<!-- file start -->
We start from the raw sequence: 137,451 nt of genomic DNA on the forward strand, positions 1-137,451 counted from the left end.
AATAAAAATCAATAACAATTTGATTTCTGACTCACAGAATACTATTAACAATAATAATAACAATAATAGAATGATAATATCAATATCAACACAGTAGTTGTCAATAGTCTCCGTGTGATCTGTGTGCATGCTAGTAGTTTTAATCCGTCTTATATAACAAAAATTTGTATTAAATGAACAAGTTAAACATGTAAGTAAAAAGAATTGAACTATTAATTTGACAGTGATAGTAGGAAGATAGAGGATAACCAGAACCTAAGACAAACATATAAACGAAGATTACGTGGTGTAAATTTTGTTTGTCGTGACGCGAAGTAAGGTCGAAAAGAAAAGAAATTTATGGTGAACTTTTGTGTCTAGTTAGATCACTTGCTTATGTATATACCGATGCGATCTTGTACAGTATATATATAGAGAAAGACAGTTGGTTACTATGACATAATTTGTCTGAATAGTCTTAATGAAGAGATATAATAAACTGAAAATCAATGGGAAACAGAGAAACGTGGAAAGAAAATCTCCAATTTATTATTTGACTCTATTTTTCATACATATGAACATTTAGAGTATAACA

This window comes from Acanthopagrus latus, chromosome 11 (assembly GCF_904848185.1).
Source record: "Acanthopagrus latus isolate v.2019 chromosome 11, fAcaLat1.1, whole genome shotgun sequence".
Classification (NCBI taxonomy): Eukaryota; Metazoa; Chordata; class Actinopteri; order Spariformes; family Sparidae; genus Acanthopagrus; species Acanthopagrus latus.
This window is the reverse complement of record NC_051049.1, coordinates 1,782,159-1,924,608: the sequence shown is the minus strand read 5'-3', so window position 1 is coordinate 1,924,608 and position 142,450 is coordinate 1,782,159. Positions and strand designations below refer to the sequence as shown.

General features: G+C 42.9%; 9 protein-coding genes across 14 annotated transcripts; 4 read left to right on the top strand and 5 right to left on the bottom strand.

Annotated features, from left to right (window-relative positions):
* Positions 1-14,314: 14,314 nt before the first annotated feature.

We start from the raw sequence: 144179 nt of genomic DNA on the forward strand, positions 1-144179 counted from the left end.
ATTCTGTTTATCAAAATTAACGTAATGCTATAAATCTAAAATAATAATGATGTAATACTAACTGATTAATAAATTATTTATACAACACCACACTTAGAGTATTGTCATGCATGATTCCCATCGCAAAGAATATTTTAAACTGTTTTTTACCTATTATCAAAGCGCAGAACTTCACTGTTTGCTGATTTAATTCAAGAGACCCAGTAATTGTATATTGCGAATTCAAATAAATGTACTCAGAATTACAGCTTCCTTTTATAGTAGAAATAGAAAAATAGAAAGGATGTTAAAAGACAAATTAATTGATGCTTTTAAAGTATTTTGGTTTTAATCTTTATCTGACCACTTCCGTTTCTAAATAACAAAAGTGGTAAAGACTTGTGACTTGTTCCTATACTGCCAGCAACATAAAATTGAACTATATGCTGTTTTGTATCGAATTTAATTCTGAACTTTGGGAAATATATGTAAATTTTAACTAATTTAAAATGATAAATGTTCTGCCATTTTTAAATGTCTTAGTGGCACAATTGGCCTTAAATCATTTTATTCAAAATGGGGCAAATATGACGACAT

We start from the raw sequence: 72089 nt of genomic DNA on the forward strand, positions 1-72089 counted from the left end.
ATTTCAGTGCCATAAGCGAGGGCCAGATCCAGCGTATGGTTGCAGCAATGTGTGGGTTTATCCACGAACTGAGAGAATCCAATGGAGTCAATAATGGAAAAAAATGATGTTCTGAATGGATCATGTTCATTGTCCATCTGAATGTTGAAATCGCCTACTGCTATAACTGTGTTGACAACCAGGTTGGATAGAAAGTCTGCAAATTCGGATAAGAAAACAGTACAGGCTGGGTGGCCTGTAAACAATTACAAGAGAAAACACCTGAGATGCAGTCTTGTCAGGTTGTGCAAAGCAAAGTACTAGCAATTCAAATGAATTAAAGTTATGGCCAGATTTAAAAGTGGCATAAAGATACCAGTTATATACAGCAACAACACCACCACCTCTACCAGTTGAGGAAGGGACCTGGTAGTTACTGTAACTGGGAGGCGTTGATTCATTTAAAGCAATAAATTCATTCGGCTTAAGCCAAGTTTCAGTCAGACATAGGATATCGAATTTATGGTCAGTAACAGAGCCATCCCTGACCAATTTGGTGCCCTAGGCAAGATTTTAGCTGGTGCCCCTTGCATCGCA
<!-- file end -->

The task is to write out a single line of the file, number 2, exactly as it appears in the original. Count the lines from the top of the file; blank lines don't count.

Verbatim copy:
AATAAAAATCAATAACAATTTGATTTCTGACTCACAGAATACTATTAACAATAATAATAACAATAATAGAATGATAATATCAATATCAACACAGTAGTTGTCAATAGTCTCCGTGTGATCTGTGTGCATGCTAGTAGTTTTAATCCGTCTTATATAACAAAAATTTGTATTAAATGAACAAGTTAAACATGTAAGTAAAAAGAATTGAACTATTAATTTGACAGTGATAGTAGGAAGATAGAGGATAACCAGAACCTAAGACAAACATATAAACGAAGATTACGTGGTGTAAATTTTGTTTGTCGTGACGCGAAGTAAGGTCGAAAAGAAAAGAAATTTATGGTGAACTTTTGTGTCTAGTTAGATCACTTGCTTATGTATATACCGATGCGATCTTGTACAGTATATATATAGAGAAAGACAGTTGGTTACTATGACATAATTTGTCTGAATAGTCTTAATGAAGAGATATAATAAACTGAAAATCAATGGGAAACAGAGAAACGTGGAAAGAAAATCTCCAATTTATTATTTGACTCTATTTTTCATACATATGAACATTTAGAGTATAACA